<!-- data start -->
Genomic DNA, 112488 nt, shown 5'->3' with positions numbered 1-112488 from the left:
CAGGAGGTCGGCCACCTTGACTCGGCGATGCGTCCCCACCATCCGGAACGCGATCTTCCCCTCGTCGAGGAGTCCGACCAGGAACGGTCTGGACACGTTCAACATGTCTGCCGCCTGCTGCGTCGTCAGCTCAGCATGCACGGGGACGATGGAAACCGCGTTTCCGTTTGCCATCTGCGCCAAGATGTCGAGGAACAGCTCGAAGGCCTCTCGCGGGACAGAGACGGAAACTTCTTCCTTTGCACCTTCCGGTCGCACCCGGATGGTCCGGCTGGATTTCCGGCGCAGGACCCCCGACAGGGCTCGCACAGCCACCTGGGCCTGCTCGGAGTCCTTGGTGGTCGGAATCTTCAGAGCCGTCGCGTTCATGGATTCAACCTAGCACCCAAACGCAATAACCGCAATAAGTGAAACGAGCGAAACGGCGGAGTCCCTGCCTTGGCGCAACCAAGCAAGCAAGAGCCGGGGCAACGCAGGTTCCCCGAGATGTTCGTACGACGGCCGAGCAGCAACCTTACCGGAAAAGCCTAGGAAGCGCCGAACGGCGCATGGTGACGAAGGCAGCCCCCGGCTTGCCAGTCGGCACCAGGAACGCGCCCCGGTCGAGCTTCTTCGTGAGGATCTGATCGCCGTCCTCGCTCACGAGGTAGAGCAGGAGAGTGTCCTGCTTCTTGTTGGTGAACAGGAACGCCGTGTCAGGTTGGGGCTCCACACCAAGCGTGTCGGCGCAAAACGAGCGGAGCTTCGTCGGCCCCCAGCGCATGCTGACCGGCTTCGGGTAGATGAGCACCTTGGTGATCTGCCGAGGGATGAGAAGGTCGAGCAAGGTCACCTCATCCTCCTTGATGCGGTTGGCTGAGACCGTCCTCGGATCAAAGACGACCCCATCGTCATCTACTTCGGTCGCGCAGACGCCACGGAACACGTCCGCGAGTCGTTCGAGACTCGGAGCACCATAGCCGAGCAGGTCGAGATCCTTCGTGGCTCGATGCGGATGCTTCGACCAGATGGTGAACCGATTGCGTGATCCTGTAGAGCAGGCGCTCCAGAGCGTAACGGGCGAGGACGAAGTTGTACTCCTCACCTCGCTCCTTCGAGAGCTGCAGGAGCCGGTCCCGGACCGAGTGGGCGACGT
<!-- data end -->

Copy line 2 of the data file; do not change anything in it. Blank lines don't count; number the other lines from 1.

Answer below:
CAGGAGGTCGGCCACCTTGACTCGGCGATGCGTCCCCACCATCCGGAACGCGATCTTCCCCTCGTCGAGGAGTCCGACCAGGAACGGTCTGGACACGTTCAACATGTCTGCCGCCTGCTGCGTCGTCAGCTCAGCATGCACGGGGACGATGGAAACCGCGTTTCCGTTTGCCATCTGCGCCAAGATGTCGAGGAACAGCTCGAAGGCCTCTCGCGGGACAGAGACGGAAACTTCTTCCTTTGCACCTTCCGGTCGCACCCGGATGGTCCGGCTGGATTTCCGGCGCAGGACCCCCGACAGGGCTCGCACAGCCACCTGGGCCTGCTCGGAGTCCTTGGTGGTCGGAATCTTCAGAGCCGTCGCGTTCATGGATTCAACCTAGCACCCAAACGCAATAACCGCAATAAGTGAAACGAGCGAAACGGCGGAGTCCCTGCCTTGGCGCAACCAAGCAAGCAAGAGCCGGGGCAACGCAGGTTCCCCGAGATGTTCGTACGACGGCCGAGCAGCAACCTTACCGGAAAAGCCTAGGAAGCGCCGAACGGCGCATGGTGACGAAGGCAGCCCCCGGCTTGCCAGTCGGCACCAGGAACGCGCCCCGGTCGAGCTTCTTCGTGAGGATCTGATCGCCGTCCTCGCTCACGAGGTAGAGCAGGAGAGTGTCCTGCTTCTTGTTGGTGAACAGGAACGCCGTGTCAGGTTGGGGCTCCACACCAAGCGTGTCGGCGCAAAACGAGCGGAGCTTCGTCGGCCCCCAGCGCATGCTGACCGGCTTCGGGTAGATGAGCACCTTGGTGATCTGCCGAGGGATGAGAAGGTCGAGCAAGGTCACCTCATCCTCCTTGATGCGGTTGGCTGAGACCGTCCTCGGATCAAAGACGACCCCATCGTCATCTACTTCGGTCGCGCAGACGCCACGGAACACGTCCGCGAGTCGTTCGAGACTCGGAGCACCATAGCCGAGCAGGTCGAGATCCTTCGTGGCTCGATGCGGATGCTTCGACCAGATGGTGAACCGATTGCGTGATCCTGTAGAGCAGGCGCTCCAGAGCGTAACGGGCGAGGACGAAGTTGTACTCCTCACCTCGCTCCTTCGAGAGCTGCAGGAGCCGGTCCCGGACCGAGTGGGCGACGT